Take the load off: Why an accountant might be more affordable than you think

accounting Take the load off: Why an accountant might be more affordable than you think

How much do you value your time? How much would you charge someone for an hour of it?

Those are the first questions any self-employed person finds themselves asking. Well, let’s be honest, those are the bigger questions you might not have asked yourself yet. But you’ll definitely be asking yourself the smaller, daily versions of these. Things like ‘is it worth catching the tube today, so I can halve my travel time and have longer to prepare for a meeting?’ or ‘Should I call for a taxi for the sake of skipping the night buses after a long day?’ ‘Will that software upgrade mean I can do my job faster?’

When you’re switching to taking care of your own business, it can often take a few months to realise the time you can’t invoice for is still just as valuable. Consider this- you might have arranged your working week to give yourself Sunday evening off. How much would someone have to pay you to work through those hours? It’d be a fair amount, right?

If you’re busy honing your skills, you realistically won’t have time to juggle every ball. We know if we want a decent website, we need a developer to make it. If we need to understand a new social media platform, a social media expert is the best place to turn. From printers to marketers, copywriters to couriers, we’re used to handing over the parts of the project we can’t do. So it makes sense that if you’re not good at maths, pay for someone else to be. If you’re not a natural banker, or you don’t understand finance easily, it’s time to start talking to people that can.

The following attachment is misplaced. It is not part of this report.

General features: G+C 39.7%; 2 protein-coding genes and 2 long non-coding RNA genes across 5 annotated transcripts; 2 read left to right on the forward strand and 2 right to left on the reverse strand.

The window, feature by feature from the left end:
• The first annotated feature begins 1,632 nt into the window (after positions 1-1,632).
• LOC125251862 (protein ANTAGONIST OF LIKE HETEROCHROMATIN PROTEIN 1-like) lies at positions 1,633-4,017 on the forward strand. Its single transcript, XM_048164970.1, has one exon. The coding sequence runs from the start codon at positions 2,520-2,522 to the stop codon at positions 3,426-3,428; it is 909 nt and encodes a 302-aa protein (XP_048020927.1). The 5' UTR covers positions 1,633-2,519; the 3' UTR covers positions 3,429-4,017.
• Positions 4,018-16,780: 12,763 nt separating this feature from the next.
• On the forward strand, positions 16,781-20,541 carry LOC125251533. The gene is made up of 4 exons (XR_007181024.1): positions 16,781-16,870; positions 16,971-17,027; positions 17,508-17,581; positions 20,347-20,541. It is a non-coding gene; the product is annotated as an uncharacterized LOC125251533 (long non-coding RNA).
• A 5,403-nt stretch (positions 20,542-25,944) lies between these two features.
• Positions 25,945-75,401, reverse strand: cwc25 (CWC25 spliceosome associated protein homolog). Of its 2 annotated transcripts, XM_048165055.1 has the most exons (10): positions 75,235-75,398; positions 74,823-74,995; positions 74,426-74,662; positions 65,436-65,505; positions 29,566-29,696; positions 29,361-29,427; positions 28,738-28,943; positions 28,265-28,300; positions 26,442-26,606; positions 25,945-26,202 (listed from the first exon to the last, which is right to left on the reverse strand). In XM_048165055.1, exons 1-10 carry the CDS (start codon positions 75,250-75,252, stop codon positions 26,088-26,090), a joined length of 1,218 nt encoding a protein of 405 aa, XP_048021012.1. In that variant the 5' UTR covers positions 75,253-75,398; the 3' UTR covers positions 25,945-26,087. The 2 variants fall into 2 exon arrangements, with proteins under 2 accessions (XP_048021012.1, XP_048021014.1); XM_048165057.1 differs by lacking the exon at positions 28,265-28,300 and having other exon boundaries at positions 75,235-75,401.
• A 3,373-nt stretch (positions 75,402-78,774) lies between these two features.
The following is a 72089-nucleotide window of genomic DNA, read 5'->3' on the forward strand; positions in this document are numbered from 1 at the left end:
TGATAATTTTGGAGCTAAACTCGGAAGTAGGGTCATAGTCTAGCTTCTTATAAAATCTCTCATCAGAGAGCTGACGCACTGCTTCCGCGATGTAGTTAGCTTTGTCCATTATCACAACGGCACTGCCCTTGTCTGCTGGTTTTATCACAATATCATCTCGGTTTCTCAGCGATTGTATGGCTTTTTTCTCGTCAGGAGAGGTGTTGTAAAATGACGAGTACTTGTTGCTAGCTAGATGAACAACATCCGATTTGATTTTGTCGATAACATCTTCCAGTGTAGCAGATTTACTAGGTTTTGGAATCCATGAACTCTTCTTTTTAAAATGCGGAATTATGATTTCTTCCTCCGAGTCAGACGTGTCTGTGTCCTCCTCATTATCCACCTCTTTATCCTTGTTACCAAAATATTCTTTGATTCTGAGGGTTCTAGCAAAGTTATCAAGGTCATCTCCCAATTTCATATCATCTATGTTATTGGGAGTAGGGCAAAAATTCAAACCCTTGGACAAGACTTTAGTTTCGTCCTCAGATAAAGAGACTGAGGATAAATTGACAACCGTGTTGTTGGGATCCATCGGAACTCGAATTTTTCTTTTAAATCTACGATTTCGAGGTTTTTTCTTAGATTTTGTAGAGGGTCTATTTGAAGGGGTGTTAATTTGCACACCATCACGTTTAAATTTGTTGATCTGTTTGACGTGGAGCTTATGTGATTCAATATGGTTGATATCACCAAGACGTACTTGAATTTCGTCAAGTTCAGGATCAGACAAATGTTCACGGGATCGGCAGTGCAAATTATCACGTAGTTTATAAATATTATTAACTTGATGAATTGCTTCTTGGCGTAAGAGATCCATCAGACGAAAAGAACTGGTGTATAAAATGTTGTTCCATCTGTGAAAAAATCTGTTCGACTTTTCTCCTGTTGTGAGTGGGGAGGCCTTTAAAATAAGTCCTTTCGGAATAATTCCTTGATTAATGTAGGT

Having an accountant means you’ll likely be given access to QuickBooks or comparable accounting software to send out all of your invoices from day one. If the idea of having your invoices labelled, with a timestamp and read status, doesn’t fill you with joy, you haven’t been freelancing long enough. When you’re certain someone owes you £100 but you have no idea how to prove that, you’ll wish they had been filed properly. What’s more, when the tax returns roll around, you don’t need to spend days trying to work through the HRC website, and probably months in the run-up worrying about it.

Now think back to those hours you keep free on Sunday evening. The fee you pay your accountant may feel like an extra, for the sake of a few hours work you don’t have to do. But think of all the extra time it saves you on top of that work. Sunday evening rolls around, and you don’t have to give it up to accounting, or worrying about accounting. Ideally, having your head as free as possible of tax returns and expenses (you do still need to do a little paperwork- that’s just called being an adult, right?) will mean you also have more energy to go after the work you actually want to do. Those Sunday evenings stay yours, as well as those Friday nights, the Monday lie-ins, and whatever else you prioritise.

What does it mean for your business? It means when it gets to 9pm and you’ve still got a load of work to get through by the next day, your invoices will only take half an hour. It means when you suddenly realise you might have made an error in how you’ve been calculating something, you actually have someone to call to talk you through it. It means you can pay someone else to do the things that don’t come naturally to you, while you focus on your talents, and giving your clients the best you’ve got.

By Ava Szajna-Hopgood

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